Point of disorder: On suspension of MPs

The suspension of 12 Opposition Members of Parliament from the Rajya Sabha for the entire winter session of Parliament, evidently an extreme step by Chairman M. Venkaiah Naidu, has turned the spotlight on the use of disruption of proceedings as a parliamentary tactic. The Government and the Opposition should try and work a way out of this situation, but that may not resolve the underlying affliction of perennial conflict between the two sides. A guiding principle of parliamentary proceedings is that the majority, i.e. the Government, will have its way, and the minority, the Opposition, will have its say. This principle has been observed in its violation in India for several years now. As the principal Opposition in the years leading up to 2014, the Bharatiya Janata Party (BJP) so disrupted Parliament that a majority government was rendered dysfunctional for years; since 2014, in power, the BJP has tinkered with parliamentary processes in a way that the Opposition has been pinned down. Bills are passed in a hurry and even amidst din; the scrutiny of Bills by committees and debates are few and far between. Also, the decision to suspend Members for their conduct in the previous monsoon session at the beginning of a new session seems excessively punitive. This is no defence of disruption in general or the behaviour of the particular MPs, but the punishment is only worsening the conflict, and not facilitating debate.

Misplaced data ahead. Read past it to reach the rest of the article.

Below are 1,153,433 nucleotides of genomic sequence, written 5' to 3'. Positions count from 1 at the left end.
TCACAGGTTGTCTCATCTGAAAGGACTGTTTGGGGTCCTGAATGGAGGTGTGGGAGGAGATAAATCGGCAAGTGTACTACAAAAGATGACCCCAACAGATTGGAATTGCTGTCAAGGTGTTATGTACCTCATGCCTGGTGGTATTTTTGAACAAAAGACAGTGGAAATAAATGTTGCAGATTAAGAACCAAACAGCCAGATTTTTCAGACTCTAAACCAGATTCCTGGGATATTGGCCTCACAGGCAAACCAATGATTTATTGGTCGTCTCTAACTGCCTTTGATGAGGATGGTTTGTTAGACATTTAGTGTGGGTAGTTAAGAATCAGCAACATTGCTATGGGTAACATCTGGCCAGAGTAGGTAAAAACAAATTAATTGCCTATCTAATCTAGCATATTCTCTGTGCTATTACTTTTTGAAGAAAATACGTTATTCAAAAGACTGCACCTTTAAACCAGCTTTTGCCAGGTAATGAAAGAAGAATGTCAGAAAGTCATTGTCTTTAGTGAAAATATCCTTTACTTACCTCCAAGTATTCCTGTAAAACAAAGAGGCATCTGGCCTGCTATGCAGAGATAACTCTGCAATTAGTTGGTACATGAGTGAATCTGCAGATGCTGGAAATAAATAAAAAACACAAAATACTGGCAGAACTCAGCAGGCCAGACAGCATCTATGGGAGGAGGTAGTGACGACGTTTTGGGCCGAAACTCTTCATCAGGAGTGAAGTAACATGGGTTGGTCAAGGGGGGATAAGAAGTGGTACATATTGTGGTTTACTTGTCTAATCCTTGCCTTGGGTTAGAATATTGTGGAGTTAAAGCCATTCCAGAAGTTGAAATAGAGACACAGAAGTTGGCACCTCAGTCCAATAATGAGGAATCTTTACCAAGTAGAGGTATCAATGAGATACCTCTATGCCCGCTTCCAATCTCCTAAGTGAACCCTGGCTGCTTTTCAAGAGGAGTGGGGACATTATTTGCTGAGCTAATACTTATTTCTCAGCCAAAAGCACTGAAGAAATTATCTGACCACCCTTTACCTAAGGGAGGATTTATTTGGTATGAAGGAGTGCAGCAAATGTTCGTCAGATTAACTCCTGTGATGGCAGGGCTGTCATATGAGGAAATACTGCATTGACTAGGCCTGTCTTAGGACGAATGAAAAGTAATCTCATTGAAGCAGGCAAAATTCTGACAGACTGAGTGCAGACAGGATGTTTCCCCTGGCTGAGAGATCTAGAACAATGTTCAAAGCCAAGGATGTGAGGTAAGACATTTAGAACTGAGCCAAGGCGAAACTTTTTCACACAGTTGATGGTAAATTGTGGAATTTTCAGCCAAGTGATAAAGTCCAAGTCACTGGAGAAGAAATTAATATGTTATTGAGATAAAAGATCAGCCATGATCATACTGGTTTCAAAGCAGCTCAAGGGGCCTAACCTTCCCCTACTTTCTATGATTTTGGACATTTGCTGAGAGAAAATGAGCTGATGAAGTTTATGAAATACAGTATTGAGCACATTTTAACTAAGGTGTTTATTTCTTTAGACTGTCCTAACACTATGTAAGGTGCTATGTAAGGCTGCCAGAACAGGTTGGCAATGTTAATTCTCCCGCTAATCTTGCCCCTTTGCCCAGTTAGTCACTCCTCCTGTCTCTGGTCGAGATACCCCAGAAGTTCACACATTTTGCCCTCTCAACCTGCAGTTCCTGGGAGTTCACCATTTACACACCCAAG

Parliament is the platform where the executive is held accountable to the representatives of the people. That is where people’s representatives raise matters of public concern and seek the Government’s attention. The trend of weakening that process in the name of efficiency is not merely undermining the spirit of democracy; it is also landing the Government itself in a difficult spot as the mayhem that followed the hurried passage of three controversial farm laws last year shows. Parliamentary debates should not be viewed as a distraction or waste of time; they are a barometer of public mood and must be respected as such, by both the ruling side and the Opposition. Disruption as a brief, momentary reaction to a situation that demands debate is understandable, but as a sustained strategy, it is self-defeating. The absence of the Opposition will only leave the Government even more unchecked. It was the BJP’s Arun Jaitley who theorised on the legitimacy of disruptions as a parliamentary instrument. It is time to shun that idea. The Government must make amends to restore the function of Parliament by deferring to parliamentary mechanisms, and also through informal channels of communication with the Opposition.